Quenching nostalgia

By Sun Shuangjie Source:Global Times Published: 2016-4-12 18:08:01

Shanghai Dramatic Arts Centre’s new play discusses pining for the past to heal the present


In this globalized world, it's increasingly common for people to leave their hometowns to chase life elsewhere. So these following situations may seem familiar to you.

Wherever you're working and living, especially if it's temporarily, you may feel a sense of loneliness when you're by yourself.

It may creep up deep in the night, even though in the daytime you're submerged in your busy life and surrounded by enthusiastic friends. You may feel that you don't belong.

And then you suffer from homesickness, and wait for ages before finally going back home to see your family and old friends.

However, when you start to talk with them, you realize that they don't understand you either. They treat you in such a friendly and courteous way, it's like you're a guest, not a native.

That's when the hometown fails to offer a sense of comfort to you and makes you a stranger to it.

Nostalgia is common. Even those who have spent their entire life in one place, they experience rapid changes in society and the uncertainties in private life. At some point, we all get nostalgic.

A scene from The Stranger Photos: Courtesy of SDAC

After the death of an only child

The Stranger, a new play by the Shanghai Dramatic Arts Centre (SDAC), looks into this homesickness for time and place, through an old couple who lost their son. The play runs Thursday to May 1 in Chinese language.

In The Stranger, Su Min, a literature professor, and Guan Xun, a doctor, are a couple from Hunan who now live in Shanghai.

The death of their only son changes their lives. The two are devastated. They take pills to counter the pain, and they try to pull through the nightmare.

They spend half a year in Hong Kong, where their son once lived, but that only makes them miss him more. Then they go back to their hometown in hopes of healing their broken souls.

The majority of the story revolves around the couple's life in the countryside in Hunan Province, where they don't see the hometown they remembered and envisioned, so they must continue the search to remedy their pain.

During the process, memories of their son and their love stories come forward, and the couple is caught in a net interwoven with both cruelty and warmth, sadness and hope.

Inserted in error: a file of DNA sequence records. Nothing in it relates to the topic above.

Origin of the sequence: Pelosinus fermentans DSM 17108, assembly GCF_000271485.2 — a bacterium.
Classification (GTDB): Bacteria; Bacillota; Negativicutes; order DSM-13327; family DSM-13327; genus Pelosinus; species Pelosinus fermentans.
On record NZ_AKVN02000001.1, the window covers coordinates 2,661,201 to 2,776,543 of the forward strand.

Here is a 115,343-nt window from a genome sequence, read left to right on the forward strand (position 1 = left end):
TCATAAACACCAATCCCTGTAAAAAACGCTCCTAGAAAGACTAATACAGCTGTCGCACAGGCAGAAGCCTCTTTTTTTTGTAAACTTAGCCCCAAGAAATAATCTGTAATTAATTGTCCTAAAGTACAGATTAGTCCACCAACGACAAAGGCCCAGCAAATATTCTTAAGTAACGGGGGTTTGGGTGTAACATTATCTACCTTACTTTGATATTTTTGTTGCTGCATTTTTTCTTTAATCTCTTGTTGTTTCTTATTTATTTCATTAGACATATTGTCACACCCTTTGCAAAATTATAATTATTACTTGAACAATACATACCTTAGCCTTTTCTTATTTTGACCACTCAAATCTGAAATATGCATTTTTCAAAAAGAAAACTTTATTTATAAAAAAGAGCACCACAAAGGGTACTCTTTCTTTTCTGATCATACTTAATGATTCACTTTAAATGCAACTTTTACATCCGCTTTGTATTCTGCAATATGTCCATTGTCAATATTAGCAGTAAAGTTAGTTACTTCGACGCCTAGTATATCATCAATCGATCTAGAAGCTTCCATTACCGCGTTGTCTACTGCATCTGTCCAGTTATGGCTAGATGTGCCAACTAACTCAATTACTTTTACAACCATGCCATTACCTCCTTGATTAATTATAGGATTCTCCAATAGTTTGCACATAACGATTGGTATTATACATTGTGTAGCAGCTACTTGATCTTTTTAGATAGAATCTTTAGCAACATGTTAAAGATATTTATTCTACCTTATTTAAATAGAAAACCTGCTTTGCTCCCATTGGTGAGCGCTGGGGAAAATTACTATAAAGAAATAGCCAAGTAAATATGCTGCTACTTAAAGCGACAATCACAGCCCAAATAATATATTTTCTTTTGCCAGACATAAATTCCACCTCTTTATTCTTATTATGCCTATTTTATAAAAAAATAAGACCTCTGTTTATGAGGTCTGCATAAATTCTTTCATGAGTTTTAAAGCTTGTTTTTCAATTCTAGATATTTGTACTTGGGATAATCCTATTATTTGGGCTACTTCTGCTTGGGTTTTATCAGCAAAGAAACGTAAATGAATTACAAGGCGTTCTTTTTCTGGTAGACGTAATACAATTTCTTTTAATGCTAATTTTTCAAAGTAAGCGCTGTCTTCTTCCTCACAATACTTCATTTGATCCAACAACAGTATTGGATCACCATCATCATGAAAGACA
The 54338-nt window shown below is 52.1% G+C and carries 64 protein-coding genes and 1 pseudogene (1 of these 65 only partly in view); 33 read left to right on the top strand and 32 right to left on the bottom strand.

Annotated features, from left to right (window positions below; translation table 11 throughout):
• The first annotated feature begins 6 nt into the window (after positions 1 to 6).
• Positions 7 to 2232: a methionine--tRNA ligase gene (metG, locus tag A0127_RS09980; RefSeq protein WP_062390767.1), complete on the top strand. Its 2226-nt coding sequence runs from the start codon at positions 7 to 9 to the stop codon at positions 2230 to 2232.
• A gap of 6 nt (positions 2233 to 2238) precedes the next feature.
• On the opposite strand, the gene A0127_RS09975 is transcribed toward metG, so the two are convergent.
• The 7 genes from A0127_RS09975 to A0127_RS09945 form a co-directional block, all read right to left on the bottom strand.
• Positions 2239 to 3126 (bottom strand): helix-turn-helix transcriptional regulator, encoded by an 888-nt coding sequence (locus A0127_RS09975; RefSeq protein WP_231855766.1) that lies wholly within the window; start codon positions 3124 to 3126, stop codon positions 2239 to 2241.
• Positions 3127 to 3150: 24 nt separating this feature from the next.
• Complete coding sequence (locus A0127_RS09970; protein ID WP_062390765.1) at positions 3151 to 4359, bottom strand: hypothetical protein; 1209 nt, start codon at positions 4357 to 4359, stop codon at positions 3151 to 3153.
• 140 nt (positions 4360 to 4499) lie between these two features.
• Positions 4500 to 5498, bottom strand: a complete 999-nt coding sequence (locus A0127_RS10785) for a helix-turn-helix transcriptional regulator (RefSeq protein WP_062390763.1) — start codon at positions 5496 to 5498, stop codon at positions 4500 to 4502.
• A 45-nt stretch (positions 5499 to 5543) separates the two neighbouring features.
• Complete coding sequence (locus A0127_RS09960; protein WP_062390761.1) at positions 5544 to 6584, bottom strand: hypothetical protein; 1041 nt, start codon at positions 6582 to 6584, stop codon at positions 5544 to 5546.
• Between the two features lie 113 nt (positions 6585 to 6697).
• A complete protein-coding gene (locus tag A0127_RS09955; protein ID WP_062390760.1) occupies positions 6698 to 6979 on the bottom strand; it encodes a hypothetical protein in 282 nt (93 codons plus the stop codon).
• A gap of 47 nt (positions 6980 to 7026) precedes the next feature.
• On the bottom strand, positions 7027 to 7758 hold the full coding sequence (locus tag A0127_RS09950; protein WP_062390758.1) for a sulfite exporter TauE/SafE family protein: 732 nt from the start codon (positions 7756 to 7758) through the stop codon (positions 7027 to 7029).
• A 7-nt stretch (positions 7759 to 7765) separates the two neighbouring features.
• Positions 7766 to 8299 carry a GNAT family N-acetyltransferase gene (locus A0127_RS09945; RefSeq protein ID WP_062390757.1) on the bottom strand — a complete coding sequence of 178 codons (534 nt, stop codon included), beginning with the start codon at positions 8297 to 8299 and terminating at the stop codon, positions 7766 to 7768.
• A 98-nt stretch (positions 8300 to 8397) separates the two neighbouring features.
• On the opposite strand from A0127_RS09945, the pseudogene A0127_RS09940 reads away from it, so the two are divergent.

Song Yining, born in 1959 and a top-class actress honored by the Chinese government, plays the role of Su Min.

She told the Global Times that the underlying theme of the play is the story of how people settle their souls in contemporary society.

She said she believes that once people satisfy their true desires, no matter where they go, they won't feel like a stranger.

A poster for the play

One table and two chairs

The play is written by Wang Haoran, a young dramatist who was born in 1988, and directed by top-class director Zhou Xiaoqian.

Besides Song Yining, SDAC's veteran actor Li Jianhua as well as young artists Xu Manman, Fu Yawen and Liu Chunfeng, to name a few, will also join the play.

Zhou told the Global Times that she was surprised to find such a refined script of complicated emotions was written by such a young man, and she said she was impressed by the language of the play, which often has multiple layers of meaning and allows room for imagination.

To let the audience appreciate the essence of language and performance, the play will be presented on a minimalist stage, with almost only one table and two chairs, a classical set for traditional Chinese operas.

Date: April 14 to May 1, 7:30 pm (closed on Mondays and 2 pm on Sundays)

Venue: Shanghai Dramatic Arts Centre D6 Space 上海话剧艺术中心D6空间

Address: 6/F, 288 Anfu Road

安福路288号6楼

Tickets: 180 yuan ($27.82) to 280 yuan

Buy tickets on sdac.taobao.com



Posted in: Metro Shanghai, Theater, Culture

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